DuraLabel's Weekly Safety News

Blog Author Angelique Sanders

Weekly safety news. Stay in touch with regulations from OSHA, NFPA, and other safety codes. Find out about other companies' best and worst practices. We scour the internet to provide you with helpful training resources and the latest safety information.

Monday, December 02, 2013

Safety News Briefs - CSB Wants OSHA To Make Changes

A regular news feature summarizing workplace safety related news.

We scan newspapers, magazines and the internet for safety news that isn't being reported elsewhere. The following are links to safety-related news and articles that came out during the past week. If you have safety news, or safety tips, send them to: duralabelpro@gmail.com.

OSHA Seeks Warrant To Enter Workplace

In October Insituform Technologies LLC refused to allow OSHA inspectors access on the grounds that it is not subject to inspection under OSHA's regulations.  Insituform then filed in court seeking an injunction that would prevent OSHA from obtaining a warrant to enter the facility.  The Times-Tribune now reports that:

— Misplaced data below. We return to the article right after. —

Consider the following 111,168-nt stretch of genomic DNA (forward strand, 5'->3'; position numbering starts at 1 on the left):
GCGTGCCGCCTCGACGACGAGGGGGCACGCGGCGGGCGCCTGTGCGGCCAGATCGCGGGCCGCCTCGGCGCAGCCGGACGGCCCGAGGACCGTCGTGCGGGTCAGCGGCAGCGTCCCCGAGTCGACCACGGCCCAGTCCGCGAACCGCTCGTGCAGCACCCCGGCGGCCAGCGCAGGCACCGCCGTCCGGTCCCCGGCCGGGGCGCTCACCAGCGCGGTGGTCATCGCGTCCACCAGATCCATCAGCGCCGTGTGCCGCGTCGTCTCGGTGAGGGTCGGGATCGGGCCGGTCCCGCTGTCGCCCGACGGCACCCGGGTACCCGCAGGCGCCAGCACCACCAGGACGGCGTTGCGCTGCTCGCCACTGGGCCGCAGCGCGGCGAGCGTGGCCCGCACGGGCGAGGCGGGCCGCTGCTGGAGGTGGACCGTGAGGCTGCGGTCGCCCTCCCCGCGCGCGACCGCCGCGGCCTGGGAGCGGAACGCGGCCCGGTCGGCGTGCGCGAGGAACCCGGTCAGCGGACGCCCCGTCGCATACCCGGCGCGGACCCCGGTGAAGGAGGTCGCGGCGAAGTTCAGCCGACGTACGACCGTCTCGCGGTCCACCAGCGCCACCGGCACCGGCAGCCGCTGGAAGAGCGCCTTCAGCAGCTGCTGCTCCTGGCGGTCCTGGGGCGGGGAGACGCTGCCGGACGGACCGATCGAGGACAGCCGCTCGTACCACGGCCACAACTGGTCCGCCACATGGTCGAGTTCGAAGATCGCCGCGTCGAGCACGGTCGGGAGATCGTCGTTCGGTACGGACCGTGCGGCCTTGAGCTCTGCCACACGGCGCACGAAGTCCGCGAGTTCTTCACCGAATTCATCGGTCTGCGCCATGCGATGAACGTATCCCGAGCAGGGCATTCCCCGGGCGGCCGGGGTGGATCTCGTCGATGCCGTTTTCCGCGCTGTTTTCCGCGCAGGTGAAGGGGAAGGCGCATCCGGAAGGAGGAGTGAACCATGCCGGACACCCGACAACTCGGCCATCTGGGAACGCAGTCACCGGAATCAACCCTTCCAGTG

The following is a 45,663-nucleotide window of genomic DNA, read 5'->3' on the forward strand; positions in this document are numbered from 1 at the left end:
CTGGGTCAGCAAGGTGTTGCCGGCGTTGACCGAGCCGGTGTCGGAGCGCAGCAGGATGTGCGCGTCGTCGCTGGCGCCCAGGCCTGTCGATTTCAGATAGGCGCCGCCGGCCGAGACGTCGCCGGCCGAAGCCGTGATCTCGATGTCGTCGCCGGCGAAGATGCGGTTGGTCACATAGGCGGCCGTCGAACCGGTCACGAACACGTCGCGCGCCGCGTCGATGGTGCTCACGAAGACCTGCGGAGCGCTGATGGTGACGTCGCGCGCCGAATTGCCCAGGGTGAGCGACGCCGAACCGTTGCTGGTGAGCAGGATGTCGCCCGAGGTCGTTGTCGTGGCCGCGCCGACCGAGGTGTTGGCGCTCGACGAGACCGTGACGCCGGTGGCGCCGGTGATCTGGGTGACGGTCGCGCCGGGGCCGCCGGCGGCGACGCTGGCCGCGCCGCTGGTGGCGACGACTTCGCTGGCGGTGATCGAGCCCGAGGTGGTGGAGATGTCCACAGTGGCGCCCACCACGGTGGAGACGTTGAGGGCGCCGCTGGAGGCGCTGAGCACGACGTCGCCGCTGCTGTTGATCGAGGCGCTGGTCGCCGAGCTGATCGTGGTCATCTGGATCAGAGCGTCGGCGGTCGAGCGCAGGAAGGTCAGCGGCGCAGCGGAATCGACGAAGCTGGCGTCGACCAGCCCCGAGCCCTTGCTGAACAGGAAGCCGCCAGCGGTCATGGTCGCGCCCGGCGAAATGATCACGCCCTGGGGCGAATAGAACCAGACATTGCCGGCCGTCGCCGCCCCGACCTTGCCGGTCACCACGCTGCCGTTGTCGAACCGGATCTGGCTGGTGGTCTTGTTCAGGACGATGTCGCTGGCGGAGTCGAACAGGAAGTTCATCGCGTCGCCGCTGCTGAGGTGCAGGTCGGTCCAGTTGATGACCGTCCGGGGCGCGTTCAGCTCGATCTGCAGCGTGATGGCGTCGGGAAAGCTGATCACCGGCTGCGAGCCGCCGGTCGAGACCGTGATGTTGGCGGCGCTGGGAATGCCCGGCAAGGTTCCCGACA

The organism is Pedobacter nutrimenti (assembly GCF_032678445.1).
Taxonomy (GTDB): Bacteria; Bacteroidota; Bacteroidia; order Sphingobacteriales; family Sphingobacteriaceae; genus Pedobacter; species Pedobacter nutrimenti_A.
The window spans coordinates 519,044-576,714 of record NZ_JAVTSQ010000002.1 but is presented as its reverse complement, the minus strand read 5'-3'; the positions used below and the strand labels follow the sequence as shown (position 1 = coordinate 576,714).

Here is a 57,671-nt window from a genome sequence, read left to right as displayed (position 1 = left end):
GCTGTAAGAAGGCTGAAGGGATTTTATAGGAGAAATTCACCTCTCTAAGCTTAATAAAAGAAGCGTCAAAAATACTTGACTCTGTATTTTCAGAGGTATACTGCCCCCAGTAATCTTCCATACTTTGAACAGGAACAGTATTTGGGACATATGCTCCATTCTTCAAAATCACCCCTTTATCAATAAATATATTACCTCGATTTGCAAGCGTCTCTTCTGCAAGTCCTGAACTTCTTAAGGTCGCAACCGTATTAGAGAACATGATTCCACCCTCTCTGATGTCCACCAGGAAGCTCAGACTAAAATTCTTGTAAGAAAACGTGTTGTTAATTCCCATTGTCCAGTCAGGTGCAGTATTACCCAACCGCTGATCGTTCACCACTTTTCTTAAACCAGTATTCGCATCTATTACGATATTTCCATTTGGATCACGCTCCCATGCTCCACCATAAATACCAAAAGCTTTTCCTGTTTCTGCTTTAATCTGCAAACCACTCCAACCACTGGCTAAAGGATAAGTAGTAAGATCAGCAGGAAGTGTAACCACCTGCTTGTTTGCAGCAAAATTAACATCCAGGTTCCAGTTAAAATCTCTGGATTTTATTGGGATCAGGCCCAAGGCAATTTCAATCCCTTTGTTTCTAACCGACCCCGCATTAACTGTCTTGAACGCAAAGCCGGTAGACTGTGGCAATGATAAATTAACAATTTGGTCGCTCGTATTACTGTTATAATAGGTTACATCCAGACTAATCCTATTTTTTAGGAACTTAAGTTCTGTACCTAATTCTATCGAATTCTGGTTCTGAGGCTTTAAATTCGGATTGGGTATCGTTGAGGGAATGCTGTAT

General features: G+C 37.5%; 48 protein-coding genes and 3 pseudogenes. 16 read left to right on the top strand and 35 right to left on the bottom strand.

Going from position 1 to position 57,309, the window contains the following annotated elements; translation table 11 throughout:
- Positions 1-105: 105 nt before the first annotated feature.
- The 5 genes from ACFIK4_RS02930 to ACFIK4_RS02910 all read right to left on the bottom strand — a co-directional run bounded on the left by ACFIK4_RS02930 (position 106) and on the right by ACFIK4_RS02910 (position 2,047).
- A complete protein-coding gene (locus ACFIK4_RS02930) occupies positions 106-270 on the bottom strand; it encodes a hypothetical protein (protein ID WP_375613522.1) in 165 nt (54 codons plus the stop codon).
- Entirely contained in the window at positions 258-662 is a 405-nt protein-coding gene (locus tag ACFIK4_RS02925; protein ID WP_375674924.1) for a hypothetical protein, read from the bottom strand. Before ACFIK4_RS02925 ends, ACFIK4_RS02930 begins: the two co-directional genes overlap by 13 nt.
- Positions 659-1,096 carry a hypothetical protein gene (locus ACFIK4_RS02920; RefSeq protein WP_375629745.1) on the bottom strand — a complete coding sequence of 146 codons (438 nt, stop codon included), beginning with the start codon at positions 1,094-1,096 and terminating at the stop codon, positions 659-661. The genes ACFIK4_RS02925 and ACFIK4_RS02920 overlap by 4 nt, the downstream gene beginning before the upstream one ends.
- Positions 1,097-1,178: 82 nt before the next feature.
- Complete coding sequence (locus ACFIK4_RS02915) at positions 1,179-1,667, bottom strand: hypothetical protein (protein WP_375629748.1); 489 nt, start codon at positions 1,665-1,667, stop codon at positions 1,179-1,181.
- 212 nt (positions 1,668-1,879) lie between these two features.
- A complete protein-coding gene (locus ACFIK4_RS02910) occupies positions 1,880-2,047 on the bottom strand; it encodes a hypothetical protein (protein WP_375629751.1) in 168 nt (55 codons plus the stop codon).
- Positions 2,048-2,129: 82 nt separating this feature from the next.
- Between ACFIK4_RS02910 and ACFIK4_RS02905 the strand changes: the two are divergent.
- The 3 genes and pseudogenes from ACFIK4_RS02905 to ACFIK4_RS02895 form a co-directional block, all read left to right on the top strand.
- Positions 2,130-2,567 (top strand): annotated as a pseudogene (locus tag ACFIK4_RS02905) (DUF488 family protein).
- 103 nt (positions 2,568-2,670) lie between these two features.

"Reacting to an employee complaint about alleged dangerous conditions, the U.S. attorney's office is asking a federal judge to issue a warrant letting a federal agency inspect an Olyphant manufacturing facility that stores a highly flammable liquid."

"The court action, filed Wednesday, seeks to force Insituform Technologies LLC of 919 Stanton Road to allow inspectors from the Occupational Safety and Health Administration to inspect the facility for alleged safety violations related to the storage of 102T resin, a flammable substance the firm uses in the production of pipe liners."

Read the story here.

Undocumented Workers Are Eligible For Workers' Comp Benefits

The Iowa Supreme Court has ruled that undocumented workers are eligible for worker's comp.  The issue came up when a worker in Iowa was injured on the job. She was later found to be an undocumented worker and lost her job.  However, the court ruled that her illegal status in the U.S. does not override worker's compensation and the worker's comp benefits must continue.

The story in The Gazette states:

"The case eventually made its way to the Supreme Court, which ruled that an undocumented worker is within the state’s meaning of an employee, that an employment contract with an undocumented worker does not inherently have an illegal purpose, and it is void as illegal merely because the contract is with an undocumented worker."